Tarling Heads the Class of 2015

2/5/2015

Courtesy of European Tour

 

Ken Tarling completed a comfortable seven shot victory in the European Senior Tour Qualifying School to lead the 16 players who earned cards for the 2015 season.

The Canadian had started the final round at Pestana Resort’s Vale da Pinta course with a two shot advantage and never looked like relinquishing the lead, mixing two birdies with two bogeys on the front nine.

With his nearest rivals losing ground, Tarling had a run of six consecutive pars after the turn and then birdied the 16th hole before two more pars to finish, as he signed for a one under par round of 70 and a winning score of six under par 278.

“I’m thrilled,” said Tarling, a veteran of six previous Qualifying Schools. “It’s been quite an experience this week. I’ve never played that well at this event, so it’s great to win here.

“It’s been hard sitting on the lead the last couple of days. It’s easy for your mind to wander. That’s why I’m so pleased with how I’ve handled it.”

While the 56 year old calmly plotted his way to a full card for the 2015 Senior Tour season, where he will play alongside golfing greats such as Colin Montgomerie and Ian Woosnam, the battle to join him in the all-important top six proved much more dramatic, as Tarling ended the 72-hole contest as the only player to break par. 

His playing partners Magnus Persson Atlevi and Graeme Bell, both of whom started just two shots back, could not match his steadiness during the final round, with first round leader Atlevi dropping three strokes on the front nine. Englishman Bell, who reached the turn one over par for the day, then hurt his hand playing out of the trees on the tenth hole, and while he made birdie there, he then dropped three shots in a row and three-putted the last hole for a round of 75 to drop back to one over par.

With English pair John Harrison (68) and Gary Marks (71) Australian Tim Elliott (71) and Frenchman Roger Sabarros (74) already in the clubhouse on that mark, Bell ended up taking the final full card on offer, with Atlevi the man to miss out after the Swede, whose only birdie of the day was on the tenth hole, dropped further shots on the 12th and 16th holes, before finishing with a double bogey six after four-putting the 18th hole.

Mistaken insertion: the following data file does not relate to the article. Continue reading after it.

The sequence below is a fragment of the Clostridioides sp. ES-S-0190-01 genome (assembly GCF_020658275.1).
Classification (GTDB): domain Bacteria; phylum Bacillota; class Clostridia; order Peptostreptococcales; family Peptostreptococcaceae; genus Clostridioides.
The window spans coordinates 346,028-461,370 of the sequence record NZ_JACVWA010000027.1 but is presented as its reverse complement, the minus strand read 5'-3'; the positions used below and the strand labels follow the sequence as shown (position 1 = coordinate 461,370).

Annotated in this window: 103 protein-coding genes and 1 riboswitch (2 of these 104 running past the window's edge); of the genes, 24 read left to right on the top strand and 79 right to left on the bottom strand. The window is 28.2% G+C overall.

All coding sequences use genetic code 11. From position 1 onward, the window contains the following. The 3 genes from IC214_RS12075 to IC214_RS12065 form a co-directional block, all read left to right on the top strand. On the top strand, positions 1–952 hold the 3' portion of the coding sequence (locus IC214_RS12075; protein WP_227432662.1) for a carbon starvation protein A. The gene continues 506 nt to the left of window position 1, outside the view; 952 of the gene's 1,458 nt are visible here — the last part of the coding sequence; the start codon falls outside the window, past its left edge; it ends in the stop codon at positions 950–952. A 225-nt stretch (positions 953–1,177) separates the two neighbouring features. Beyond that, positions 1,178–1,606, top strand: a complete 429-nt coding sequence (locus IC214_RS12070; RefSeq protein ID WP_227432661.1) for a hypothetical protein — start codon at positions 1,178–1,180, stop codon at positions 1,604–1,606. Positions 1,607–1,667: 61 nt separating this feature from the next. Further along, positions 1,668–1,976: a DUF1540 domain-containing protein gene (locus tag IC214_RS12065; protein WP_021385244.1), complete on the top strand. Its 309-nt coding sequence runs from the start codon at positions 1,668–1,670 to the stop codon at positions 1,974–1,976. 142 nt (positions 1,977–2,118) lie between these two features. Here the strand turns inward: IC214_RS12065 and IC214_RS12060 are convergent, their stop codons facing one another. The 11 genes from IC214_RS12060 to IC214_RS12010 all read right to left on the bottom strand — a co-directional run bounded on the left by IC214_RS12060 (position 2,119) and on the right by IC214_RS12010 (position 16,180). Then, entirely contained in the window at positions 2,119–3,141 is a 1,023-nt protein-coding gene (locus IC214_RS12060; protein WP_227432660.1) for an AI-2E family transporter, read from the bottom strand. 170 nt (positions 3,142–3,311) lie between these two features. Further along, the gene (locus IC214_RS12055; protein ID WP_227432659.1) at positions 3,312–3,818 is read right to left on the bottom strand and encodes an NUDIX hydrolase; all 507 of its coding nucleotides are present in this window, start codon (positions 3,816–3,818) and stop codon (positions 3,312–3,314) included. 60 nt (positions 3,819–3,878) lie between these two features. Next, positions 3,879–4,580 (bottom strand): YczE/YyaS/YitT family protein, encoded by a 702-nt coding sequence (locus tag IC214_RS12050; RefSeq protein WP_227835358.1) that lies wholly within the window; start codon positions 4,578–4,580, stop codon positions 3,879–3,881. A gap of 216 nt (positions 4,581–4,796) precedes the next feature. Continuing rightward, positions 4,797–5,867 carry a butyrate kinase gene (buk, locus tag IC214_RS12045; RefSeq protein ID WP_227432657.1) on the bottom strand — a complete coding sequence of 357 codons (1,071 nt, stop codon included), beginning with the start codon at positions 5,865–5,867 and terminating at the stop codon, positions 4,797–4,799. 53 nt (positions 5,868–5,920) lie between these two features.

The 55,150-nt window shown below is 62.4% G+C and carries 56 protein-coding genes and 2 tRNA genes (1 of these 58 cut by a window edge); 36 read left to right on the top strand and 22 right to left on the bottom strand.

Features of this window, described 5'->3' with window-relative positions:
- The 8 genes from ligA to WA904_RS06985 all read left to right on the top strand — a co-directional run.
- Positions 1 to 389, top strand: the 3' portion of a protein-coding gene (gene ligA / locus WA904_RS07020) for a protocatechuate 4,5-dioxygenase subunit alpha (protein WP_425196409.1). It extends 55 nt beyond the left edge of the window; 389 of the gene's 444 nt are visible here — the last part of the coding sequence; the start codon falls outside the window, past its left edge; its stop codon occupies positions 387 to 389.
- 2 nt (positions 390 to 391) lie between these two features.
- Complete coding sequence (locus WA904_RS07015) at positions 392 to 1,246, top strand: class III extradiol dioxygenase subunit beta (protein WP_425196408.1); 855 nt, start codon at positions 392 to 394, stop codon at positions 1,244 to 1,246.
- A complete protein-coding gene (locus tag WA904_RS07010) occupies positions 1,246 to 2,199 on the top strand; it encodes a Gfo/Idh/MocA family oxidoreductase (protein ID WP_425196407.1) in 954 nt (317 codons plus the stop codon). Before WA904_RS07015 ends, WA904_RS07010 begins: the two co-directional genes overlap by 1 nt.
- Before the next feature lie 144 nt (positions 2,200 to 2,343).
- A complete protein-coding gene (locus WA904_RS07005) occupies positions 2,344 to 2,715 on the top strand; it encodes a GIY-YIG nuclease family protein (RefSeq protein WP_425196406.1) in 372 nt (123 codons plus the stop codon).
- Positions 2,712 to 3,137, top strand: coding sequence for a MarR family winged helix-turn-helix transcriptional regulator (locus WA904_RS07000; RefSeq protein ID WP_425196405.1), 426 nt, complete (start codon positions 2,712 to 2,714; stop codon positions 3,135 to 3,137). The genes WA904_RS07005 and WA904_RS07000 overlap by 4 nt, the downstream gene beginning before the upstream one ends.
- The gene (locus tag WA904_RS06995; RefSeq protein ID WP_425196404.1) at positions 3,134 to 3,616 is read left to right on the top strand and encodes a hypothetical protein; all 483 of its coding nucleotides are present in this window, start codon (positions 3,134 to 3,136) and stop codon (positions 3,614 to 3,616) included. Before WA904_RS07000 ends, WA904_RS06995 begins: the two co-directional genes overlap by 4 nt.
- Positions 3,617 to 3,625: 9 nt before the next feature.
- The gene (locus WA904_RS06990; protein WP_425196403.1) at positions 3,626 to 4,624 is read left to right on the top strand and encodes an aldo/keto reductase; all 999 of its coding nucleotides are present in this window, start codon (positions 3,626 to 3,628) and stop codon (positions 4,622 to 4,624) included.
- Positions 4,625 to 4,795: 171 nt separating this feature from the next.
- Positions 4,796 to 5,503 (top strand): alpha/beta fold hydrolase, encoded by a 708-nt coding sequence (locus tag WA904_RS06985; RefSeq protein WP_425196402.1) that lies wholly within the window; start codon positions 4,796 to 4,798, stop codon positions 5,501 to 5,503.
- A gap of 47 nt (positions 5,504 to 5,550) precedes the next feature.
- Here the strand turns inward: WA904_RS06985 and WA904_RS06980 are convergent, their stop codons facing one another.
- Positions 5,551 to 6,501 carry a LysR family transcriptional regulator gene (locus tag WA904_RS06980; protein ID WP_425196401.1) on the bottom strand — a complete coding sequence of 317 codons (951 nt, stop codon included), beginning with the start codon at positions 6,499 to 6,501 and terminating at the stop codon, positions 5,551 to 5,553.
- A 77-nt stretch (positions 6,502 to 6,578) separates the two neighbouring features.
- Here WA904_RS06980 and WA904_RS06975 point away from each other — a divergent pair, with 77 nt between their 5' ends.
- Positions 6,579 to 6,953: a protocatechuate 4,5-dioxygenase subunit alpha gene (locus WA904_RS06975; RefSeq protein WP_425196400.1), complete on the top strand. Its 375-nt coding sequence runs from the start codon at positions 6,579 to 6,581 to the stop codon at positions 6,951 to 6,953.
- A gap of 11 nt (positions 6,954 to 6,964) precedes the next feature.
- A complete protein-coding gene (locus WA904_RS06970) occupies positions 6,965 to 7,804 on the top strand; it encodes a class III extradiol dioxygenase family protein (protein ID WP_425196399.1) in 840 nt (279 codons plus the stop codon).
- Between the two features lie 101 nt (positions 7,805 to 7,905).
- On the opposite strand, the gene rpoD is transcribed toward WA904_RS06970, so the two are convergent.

That meant Atlevi, the youngest player to earn a card from the European Tour Qualifying School as a 17 year old in 1982, dropped back to three over par and had to settle for a conditional card for 2015 as a result of finishing tenth, with nine other players also earning a spot in that category.

For Tarling, the victory stroll was just reward for his perseverance, and means he can now play a full Senior Tour schedule for the first time. 

 “I’ve not played a regular schedule on any Tour since the Canadian Tour in the early 1990s, so this means a lot,” he said. “I’ve not had much success playing as a conditional player and trying to get a game in different countries. Now I have a home for a year.

“I never really felt calm until the 17th hole. I don’t look at leaderboards but I spoke to a friend on the 17th tee and he told me I was six clear then, so I felt pretty cool after that.

“I lost our Canadian Seniors last year when I was leading and that was the first time I have lost from a leading position, so that was in the back of my mind. I was just trying to make pars today and run people out of holes and it worked.”

Despite starting the final round nine shots back, it was Harrison, the 2009 Qualifying School winner, who finished runner up courtesy of having the lowest final round out of the five players who tied on one over par.

“It’s amazing,” said Harrison. “I had a torturous week overall. I had a treble on the first day, a treble on the second day and three putted the last from three feet yesterday. So you think those things will come back to haunt you. I played really nicely today though and I think sometimes when you are in the situation I was, when you have to make birdies, it is easier than when you try to hold on. It made me more positive.”

Meanwhile, Bell, who like Harrison hails from the north east of England, was relieved to take the sixth and final full card, having missed out two years ago when he led at the halfway mark.

“I’m over the moon,” said Bell. “It was going to be a lot easier but I hit my ball over the fence behind a tree and hurt my hand. After that I kept carving the ball right and then I just stumbled in after that. But this is just like taking a test and passing it. I’m just delighted that I’ve actually done it now. I was leading the first time I came here and messed it up, so it’s great to just get over the line this time.”

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